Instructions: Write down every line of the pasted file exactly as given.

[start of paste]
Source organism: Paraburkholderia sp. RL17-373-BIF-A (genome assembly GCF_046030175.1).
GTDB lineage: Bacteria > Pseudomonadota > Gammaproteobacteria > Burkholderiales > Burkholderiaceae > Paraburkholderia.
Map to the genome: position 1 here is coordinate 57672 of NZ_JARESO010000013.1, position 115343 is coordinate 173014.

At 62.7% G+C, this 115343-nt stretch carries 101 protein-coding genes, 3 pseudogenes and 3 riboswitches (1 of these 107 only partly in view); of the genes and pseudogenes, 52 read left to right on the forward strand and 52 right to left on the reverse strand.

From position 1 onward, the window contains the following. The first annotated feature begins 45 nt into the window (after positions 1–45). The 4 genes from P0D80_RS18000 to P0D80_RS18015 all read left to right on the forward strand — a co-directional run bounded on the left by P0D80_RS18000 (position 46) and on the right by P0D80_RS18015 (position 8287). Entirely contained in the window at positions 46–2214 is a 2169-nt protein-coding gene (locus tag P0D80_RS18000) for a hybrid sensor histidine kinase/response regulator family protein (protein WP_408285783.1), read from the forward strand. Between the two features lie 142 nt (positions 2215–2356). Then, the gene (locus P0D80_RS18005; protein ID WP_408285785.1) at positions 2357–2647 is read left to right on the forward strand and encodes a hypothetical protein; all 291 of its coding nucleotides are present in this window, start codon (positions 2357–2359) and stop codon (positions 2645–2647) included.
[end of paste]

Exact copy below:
Source organism: Paraburkholderia sp. RL17-373-BIF-A (genome assembly GCF_046030175.1).
GTDB lineage: Bacteria > Pseudomonadota > Gammaproteobacteria > Burkholderiales > Burkholderiaceae > Paraburkholderia.
Map to the genome: position 1 here is coordinate 57672 of NZ_JARESO010000013.1, position 115343 is coordinate 173014.

At 62.7% G+C, this 115343-nt stretch carries 101 protein-coding genes, 3 pseudogenes and 3 riboswitches (1 of these 107 only partly in view); of the genes and pseudogenes, 52 read left to right on the forward strand and 52 right to left on the reverse strand.

From position 1 onward, the window contains the following. The first annotated feature begins 45 nt into the window (after positions 1–45). The 4 genes from P0D80_RS18000 to P0D80_RS18015 all read left to right on the forward strand — a co-directional run bounded on the left by P0D80_RS18000 (position 46) and on the right by P0D80_RS18015 (position 8287). Entirely contained in the window at positions 46–2214 is a 2169-nt protein-coding gene (locus tag P0D80_RS18000) for a hybrid sensor histidine kinase/response regulator family protein (protein WP_408285783.1), read from the forward strand. Between the two features lie 142 nt (positions 2215–2356). Then, the gene (locus P0D80_RS18005; protein ID WP_408285785.1) at positions 2357–2647 is read left to right on the forward strand and encodes a hypothetical protein; all 291 of its coding nucleotides are present in this window, start codon (positions 2357–2359) and stop codon (positions 2645–2647) included.